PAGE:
18th December 2020 (UK)
When their eldest brother dies, Peter and Alice seek to save their parents from despair until they are forced to choose between home and imagination, setting the stage for their iconic journeys into Wonderland and Neverland.
Gugu Mbatha-Raw, Carter Thomas, Ava Fillery
There was a one word burning question which never extinguished as I watched Come Away – why?
Was yet another ‘re-imagining’ of the done-to-death Intellectual Properties of Alice in Wonderland and Peter Pan really necessary? The latter especially getting extra attention with the likes of 2015’s Pan, a 2003 entry starring Jeremy Sumpter, 2004’s semi-biographical Finding Neverland, an additional new take in 2020’s Wendy and a live-action instalment on the way from Disney. Alice, on the other hand, got the big-budget treatment from Tim Burton in 2010 with a subsequent sequel six years later. After watching, I would say no. But Come Away is not without its merits, most of which are removed from the two famous characters which are likely to have drawn people into watching in the first place.
Siblings Alice (Keira Chansa), Peter (Jordan Nash) and David Littleton (Reece Yates) love to use their imaginations. Their parents, Rose (Angelina Jolie; Maleficent) and Jack (David Oyelowo; Selma), encourage them to do so. Unlike their Aunt Eleanor (Anna Chancellor; This Beautiful Fantastic, The Hitchhiker’s Guide to the Galaxy) who believes girls should not concern themselves with such nonsense, instead needing to learn how to be lady-like. We join the little Littleton’s one fateful summer when tragedy strikes as David drowns while playing pirates with Peter. As only they know how, the two distraught children escape from reality in their own world’s of make-believe: Alice into Wonderland and Peter becoming Pan in Neverland.
Beginning spryly and energetically with sequences of the three kids playing together as their minds turn sticks into swords and spears, it’s a promising opening. But the vital turning point towards the end of the first act taints the mood for the rest of the picture, making it a somewhat morbid tale. For this reason, I’m not entirely sure who Come Away is aiming for. With its solemn tone which eventually turns rather sinister with grown men chasing children with knives and back alley threats from gangsters, it’s too downbeat for younger audiences.
It’s short on action too, with exaggerated and whimsical music cues left to pick up the work when there’s very little actually happening on screen. Anyone hoping to escape to the magical lands of Wonder and Never will be disappointed. There’s the odd flourish of a carving coming to life or as I mentioned earlier an item ‘transforming’ into what the kids think they’re playing with, but I found the final product to be more about grief through a child’s eyes and the ways they process it. Yes, there are visuals and imagery consistent with both stories, but perhaps Come Away would have been better received if it had magicked up its own universe for the children rather than needlessly piggybacking on well-established ones.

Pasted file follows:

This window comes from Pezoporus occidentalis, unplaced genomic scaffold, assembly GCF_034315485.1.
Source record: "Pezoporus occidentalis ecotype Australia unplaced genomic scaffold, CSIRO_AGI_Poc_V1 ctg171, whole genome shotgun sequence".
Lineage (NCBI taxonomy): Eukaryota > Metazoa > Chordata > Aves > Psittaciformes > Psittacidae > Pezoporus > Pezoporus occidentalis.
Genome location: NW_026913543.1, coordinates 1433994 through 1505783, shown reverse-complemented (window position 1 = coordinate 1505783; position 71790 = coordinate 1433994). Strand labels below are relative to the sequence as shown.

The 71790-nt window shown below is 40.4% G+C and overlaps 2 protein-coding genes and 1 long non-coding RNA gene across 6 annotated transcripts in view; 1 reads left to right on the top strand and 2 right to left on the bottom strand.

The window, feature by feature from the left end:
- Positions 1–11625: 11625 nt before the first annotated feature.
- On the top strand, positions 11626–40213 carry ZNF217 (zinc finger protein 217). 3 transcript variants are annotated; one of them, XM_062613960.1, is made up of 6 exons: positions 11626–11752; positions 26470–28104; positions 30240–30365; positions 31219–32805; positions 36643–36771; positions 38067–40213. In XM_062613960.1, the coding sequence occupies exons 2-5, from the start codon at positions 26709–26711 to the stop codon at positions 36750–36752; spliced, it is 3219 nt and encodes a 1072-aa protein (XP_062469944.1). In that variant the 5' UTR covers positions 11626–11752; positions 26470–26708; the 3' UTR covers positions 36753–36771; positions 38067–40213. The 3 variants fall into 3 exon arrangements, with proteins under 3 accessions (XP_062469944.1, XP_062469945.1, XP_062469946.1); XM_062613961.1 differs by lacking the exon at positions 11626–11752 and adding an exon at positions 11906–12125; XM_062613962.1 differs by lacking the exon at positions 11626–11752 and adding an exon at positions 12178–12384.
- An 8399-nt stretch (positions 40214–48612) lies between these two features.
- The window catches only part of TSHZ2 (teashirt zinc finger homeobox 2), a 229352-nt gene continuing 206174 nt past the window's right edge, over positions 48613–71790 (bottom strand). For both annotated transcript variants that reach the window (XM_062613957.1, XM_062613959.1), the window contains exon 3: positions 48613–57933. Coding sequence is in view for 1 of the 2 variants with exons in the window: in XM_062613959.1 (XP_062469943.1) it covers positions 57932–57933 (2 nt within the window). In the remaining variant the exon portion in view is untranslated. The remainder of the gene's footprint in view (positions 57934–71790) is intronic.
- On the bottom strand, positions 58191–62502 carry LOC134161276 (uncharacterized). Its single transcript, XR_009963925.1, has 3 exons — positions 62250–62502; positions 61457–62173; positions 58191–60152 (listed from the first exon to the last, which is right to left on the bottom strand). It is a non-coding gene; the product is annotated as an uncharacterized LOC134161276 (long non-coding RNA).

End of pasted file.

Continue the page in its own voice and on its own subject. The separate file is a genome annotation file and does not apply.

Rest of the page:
Everyone involved in telling the story is enthusiastically committed though. Keira Chansa and Jordan Nash look like they’re having worlds of fun playing pretend as Alice and Peter respectively. A-lister Angelina Jolie sprinkles her star power as the children’s mother Rose. Turning the English accent up to a level which makes Queen Elizabeth sound scouse, Jolie nonetheless convinces as the mourning mum, over time becoming an alcoholic recluse dressed in all black. David Oyelowo impresses as struggling Jack, a model ship building gambler with hefty debts to pay. Clarke Peters goes full panto as a pawn shop owner who doubles as the inspiration for The Mad Hatter, while David Gyasi is suitably menacing as CJ, the man Jack is indebted to. Anna Chancellor arrives with her airs and graces as Aunt Eleanor, the broom up the backside relative who looks down her nose at the Littletons but may have a confused Alice’s ear. Michael Caine shows up for a quick minute and must have a contract clause now which states he must be eating at the same time as delivering lines. He’s sporting a tremendously twirly ‘tash here too which to gaze upon is worth the price of a ticket.
Come Away is a fantasy without any memorable magic. It’s a drama with minimal dramatics. It’s admirable in its intentions, yet utterly unnecessary in its existence. Regardless, if you’ve got even the smallest inkling of interest in either Peter Pan or Alice in Wonderland and have an open mind to take this for what it is – a non-canon (I hope!) revisionist telling of how these two beloved figures came to be, then thanks to its strong star power, Come Away is a trip worth taking.
Come Away is in UK Cinemas and Digital Platforms from 18th December 2020 through Signature Entertainment.
Enthusiastic performances from all
There's a solid story here, buried like hidden treasure that unfortunately remains below visibility
Michael Caine's moustache
Not really an origin story that needed telling or merging
Exceptionally morbid for younger viewers
Don't see much of an interpretation of either Land